We’re also very grateful to the Security Council because, as you know, this morning, unanimously the Security Council approved the recommendation by the Secretary-General to increase by 2,000 troops and 1,500 police, our ceiling, and we really welcome this response from the international community, by the Security Council, that they did react so fast responding to the Secretary-General’s request. Of course, this is a ceiling, and we will see during the next days and weeks and months if we will need to increase [inaudible]… the ceiling, the presence of troops and police in Haiti. It depends on the evolution of the situation. Since MINUSTAH also is deployed all over the country, we’re bringing troops from the provinces, from the [districts] to reinforce our operations here. But also we have to bear in mind that many people from Port-au-Prince are now moving back to their places of origin, to their provinces and [districts]. So we have to also assess the situation on humanitarian assistance and security in those places where they’re going back to in order for us to be there for them.
I’ll probably stop here, this is just an update to you on the situation on the ground. Some of you were here with the Secretary-General on Sunday, and witnessed first-hand, with your own eyes, the difficult situation, tragic circumstances of this horrible earthquake. So I will not go into the details of the harsh reality on the ground which I’m sure you’re all aware of. And now, of course, I’m more than happy and willing to respond to your questions.
Moderator ( New York): Okay, so we’ll start with you.
Question: [inaudible]… Can you hear? Hello?
Assistant Secretary-General Mulet: Now, yes.
Question: Now you can? Okay. It seems like you’re painting a bit of a minimalist picture with regard to the looting that’s going on. Within the last half-hour we got wire reports of, within four blocks of the palace, that there are looters rampaging through the downtown, and medical services are also now reporting that they’re treating more people with gunshot wounds because of this.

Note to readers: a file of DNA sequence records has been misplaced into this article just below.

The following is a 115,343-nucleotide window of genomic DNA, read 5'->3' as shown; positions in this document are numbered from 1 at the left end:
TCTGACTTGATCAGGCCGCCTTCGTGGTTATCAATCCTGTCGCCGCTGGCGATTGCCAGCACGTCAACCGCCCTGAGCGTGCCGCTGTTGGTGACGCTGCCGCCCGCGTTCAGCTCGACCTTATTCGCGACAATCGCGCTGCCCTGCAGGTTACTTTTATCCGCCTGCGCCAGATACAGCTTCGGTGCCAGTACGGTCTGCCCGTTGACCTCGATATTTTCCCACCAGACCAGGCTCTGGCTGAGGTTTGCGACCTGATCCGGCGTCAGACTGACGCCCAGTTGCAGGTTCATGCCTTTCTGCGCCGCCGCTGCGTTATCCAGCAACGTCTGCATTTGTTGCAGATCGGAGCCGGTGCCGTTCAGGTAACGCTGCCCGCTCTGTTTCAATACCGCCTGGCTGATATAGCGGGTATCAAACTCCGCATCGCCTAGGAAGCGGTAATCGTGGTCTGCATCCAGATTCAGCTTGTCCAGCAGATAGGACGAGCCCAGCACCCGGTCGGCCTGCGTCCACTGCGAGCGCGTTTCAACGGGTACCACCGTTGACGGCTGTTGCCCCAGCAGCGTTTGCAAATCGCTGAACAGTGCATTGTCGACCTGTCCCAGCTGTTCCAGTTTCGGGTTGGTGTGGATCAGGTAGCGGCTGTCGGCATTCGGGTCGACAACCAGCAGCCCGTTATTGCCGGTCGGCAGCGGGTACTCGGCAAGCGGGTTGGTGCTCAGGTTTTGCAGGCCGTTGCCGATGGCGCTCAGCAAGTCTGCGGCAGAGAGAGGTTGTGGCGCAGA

Assistant Secretary-General: No, we’re not minimizing anything. I think that the security situation is under control. But, as I said, some looting has happened. Some incidents have happened. But I would say that it’s not more different than the situation we had before the earthquake. We have to be reminded, I mean about the security situation and circumstances in Port-au-Prince, there have been some incidents, very isolated, and we cannot really generalize the situation here as it has been depicted by some media -- and I would say, in a very irresponsible way -- because it does not reflect the situation on the ground. It is true that we’ve had some incidents. Things have happened. But it’s not a widespread situation and everything, I think, is under control, and we’re addressing some of these isolated incidents.
Question: First, thank you very much for organizing that trip on Sunday, very much appreciated. I wonder if you could talk to us a little bit about the death toll, because there’s various numbers being tossed around, and I know that the UN has been working on it, but they’re having difficulties [inaudible]. Could you explain to us a little bit what is being done to try and figure that out and what the difficulties are?
Assistant Secretary-General: Honestly, I don’t think we will ever know what the death toll is or was during this earthquake, because as you know, many of these bodies were disposed by the people themselves. Several thousand of them were thrown into this garbage dump outside the city. It was not until Saturday that we were able to dig out these communal burial sites, and we’re working now with the Red Cross there. Many, many people, as you witnessed here in Port-au-Prince, are under the rubble, under concrete slabs, etcetera. And most probably some of these structure or things will never be removed. So I think it’s going to be very difficult eventually to assess the situation. And more and more now we’re finding out about other areas apart from Port-au-Prince, like in Leogane, for example, where they say between 60 and 80 per cent of the houses are down, and Jacmel, and other places also have been quite damaged, in other urban areas and villages. So if we ever have an approximate count of the situation, it is going to be [just] that: very, very approximate.